24 July 2005

Point of view

    "First of all," [Atticus] said, "If you can learn a simple trick, Scout, you'll get along a lot better with all kinds of folks. You never really understand a person until you consider things from his point of view-"
    "-until you climb into his skin and walk around in it."
      To Kill a Mockingbird
      by Harper Lee
Today I was posting some comments to this post at The Center of NJ Life. I was critical of random searches in the NYC Subway and NJ Transit, and someone asked me for alternatives. After explaining why I thought random searches wouldn't work, I voiced support for better information sharing, espionage, and good old detective work. I also said need to address root causes in our foreign policy. That's a buzz-word laden way of saying I think we need to do more to understand what is leading people to terrorism.

Here's the thing. I almost left that last one off. I wanted to avoid the inevitable accusations that I hated America and supported terrorism. I was remembering Karl Rove's remarks in June. I went ahead and put it in. We'll see if the thread gets derailed or not.

I've been thinking about this whole root cause thing for awhile. As a software developer, I deal with root causes often. There's a problem with an application, bad behavior, a bug. For example, I have a label on a button. All of a sudden, the label is garbled. What do I do? I can just reset the label, fixing the immediate issue. But something garbled that label. There's still a bug, and odds are it will manifest elsewhere. To do it right, I have to dig in a little, look at what's changed recently, maybe step through the program as it runs watching everything. That takes more effort, of course, and the solution is more complex. Yet that is clearly the right way to handle it, and the solution is more robust.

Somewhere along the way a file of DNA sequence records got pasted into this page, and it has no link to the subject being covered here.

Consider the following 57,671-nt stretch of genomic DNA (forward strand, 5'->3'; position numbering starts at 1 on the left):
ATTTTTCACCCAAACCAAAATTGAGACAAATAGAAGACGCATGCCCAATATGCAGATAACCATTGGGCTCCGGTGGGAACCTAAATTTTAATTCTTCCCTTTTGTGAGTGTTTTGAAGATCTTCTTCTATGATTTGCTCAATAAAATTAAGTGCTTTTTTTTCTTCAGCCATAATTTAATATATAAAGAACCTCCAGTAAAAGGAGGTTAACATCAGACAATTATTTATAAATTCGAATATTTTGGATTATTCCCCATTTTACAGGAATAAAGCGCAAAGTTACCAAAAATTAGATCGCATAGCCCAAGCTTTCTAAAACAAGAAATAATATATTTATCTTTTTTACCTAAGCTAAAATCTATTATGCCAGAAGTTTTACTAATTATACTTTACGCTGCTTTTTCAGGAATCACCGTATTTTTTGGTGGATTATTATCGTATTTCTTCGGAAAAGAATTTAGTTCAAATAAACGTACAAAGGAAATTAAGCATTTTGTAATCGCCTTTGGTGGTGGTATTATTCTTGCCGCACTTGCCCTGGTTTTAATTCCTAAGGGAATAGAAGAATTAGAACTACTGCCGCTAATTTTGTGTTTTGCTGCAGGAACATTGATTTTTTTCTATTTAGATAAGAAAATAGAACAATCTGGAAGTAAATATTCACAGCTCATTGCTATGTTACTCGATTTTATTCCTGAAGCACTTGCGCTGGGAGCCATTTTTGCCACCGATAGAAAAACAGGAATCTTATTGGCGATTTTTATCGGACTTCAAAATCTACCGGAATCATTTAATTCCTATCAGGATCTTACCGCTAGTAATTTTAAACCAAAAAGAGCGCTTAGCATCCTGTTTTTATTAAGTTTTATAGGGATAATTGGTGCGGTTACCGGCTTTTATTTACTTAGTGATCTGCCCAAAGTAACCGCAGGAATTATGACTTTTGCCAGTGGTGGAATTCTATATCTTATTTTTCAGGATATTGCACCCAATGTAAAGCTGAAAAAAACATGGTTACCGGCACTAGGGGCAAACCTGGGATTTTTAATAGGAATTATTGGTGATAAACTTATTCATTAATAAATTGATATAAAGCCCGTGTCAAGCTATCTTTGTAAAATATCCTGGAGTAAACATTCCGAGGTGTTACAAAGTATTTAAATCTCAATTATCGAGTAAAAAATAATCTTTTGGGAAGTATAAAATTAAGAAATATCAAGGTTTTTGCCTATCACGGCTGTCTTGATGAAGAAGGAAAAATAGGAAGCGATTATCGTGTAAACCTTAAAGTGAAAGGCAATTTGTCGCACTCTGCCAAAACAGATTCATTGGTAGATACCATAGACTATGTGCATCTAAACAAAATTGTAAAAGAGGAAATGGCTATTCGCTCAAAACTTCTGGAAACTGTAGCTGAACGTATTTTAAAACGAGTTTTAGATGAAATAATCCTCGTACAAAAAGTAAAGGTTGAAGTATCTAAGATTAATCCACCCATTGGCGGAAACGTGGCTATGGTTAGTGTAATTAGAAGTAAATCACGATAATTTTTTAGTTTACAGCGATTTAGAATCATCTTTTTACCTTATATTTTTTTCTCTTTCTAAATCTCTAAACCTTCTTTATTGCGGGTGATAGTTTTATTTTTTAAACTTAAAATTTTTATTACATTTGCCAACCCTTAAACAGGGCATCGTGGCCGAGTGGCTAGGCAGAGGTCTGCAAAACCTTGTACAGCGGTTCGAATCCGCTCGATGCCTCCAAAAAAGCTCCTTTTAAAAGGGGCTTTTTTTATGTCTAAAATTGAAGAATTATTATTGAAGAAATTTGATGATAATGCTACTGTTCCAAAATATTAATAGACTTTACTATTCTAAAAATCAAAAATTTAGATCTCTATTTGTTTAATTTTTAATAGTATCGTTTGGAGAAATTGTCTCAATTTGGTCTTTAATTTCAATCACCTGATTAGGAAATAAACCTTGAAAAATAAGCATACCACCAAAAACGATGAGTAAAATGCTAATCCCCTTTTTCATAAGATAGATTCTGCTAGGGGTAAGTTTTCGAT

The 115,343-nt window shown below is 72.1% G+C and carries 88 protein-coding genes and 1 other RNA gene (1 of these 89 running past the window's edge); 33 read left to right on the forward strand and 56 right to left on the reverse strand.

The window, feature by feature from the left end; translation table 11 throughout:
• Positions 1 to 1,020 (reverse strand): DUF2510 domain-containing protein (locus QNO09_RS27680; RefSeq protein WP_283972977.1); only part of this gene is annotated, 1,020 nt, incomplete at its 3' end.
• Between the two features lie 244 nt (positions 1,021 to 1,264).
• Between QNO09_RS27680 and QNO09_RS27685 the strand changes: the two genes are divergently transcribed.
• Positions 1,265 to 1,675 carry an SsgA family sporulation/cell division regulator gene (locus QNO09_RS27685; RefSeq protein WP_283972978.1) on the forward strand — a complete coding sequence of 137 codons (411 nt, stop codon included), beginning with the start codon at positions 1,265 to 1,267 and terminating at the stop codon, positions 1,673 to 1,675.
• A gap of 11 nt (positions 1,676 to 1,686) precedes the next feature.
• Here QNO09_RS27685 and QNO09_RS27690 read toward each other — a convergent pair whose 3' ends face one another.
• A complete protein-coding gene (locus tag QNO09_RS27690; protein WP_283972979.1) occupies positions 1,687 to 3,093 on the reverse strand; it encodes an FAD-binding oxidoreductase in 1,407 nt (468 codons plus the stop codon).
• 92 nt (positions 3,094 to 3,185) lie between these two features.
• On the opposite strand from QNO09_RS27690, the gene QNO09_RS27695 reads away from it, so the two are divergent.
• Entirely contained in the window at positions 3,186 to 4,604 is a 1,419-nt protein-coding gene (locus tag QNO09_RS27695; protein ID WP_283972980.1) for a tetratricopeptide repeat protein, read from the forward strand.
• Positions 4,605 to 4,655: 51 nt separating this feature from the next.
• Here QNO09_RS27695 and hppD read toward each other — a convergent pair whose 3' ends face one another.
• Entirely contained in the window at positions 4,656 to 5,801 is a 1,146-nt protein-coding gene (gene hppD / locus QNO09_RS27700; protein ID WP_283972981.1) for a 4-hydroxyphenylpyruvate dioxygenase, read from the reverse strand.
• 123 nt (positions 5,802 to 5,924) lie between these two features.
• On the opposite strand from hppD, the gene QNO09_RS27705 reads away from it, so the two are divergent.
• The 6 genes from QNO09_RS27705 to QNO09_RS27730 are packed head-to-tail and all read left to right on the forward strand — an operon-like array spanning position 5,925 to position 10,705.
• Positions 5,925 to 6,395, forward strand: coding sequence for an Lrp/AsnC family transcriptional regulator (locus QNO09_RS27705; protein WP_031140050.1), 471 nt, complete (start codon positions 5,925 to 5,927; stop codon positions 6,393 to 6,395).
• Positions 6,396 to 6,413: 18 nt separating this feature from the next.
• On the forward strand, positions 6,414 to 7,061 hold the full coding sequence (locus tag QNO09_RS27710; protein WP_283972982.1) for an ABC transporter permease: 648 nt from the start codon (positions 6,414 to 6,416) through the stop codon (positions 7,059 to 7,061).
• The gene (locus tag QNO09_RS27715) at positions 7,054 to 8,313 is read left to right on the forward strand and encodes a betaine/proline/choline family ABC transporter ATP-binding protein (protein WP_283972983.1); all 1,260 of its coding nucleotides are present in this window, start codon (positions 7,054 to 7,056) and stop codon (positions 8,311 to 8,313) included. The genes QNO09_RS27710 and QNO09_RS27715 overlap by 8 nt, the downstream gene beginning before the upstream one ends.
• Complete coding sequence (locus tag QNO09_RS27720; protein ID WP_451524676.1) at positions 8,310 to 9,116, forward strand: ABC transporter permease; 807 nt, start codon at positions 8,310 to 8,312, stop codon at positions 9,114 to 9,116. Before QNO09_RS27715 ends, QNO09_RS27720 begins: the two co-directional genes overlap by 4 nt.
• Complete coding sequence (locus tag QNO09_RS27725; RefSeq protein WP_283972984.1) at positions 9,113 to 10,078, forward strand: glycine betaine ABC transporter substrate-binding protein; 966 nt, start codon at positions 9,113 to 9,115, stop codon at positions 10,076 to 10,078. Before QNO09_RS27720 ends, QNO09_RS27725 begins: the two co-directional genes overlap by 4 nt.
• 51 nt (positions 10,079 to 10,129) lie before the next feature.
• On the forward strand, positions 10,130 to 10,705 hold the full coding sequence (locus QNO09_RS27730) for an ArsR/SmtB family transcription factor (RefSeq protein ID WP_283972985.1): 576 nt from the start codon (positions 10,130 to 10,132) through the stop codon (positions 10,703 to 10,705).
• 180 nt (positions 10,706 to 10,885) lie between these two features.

Like the quick fix, we have a quick answer for why terrorists hate us. "Because we're free," is what Bush has said more than once. It's a great soundbite that plays well in big speaches. But it denies the complex issues at hand. It turns a blind eye to real problems that lie at the heart. Until these root causes are addressed, this hatred will manifest itself over and over in new and different places. I am not advocating for apeasement here. I don't believe we should bargain with terrorists. We need to truly understand what motivates these people to such extreme actions.

It can't just be that they're evil. No one is born wanting to do this. People learn to hate. Mohammad Atta came into this world just like the rest of us. He was an innocent little kid once. He learned to hate us. Why is that? Have we really thought about it? Are we doing anything to change that? Shouldn't we be? And why is it un-American to do so?

I know most of the people who read this, so I know I'm preaching to the choir here. But I'm just so sick of hearing that the only solution is to "brandish steel," as Rove put it. We've brandished plenty of steel, and what has it gotten us?

1 comment:

Matt said...

Regarding the subway searches, Flex Your Rights Foundation has an excellent Citizen's Guide to Refusing New York Subway Searches detailing how to reject a potential search while entering the subway. Thought you might be interested.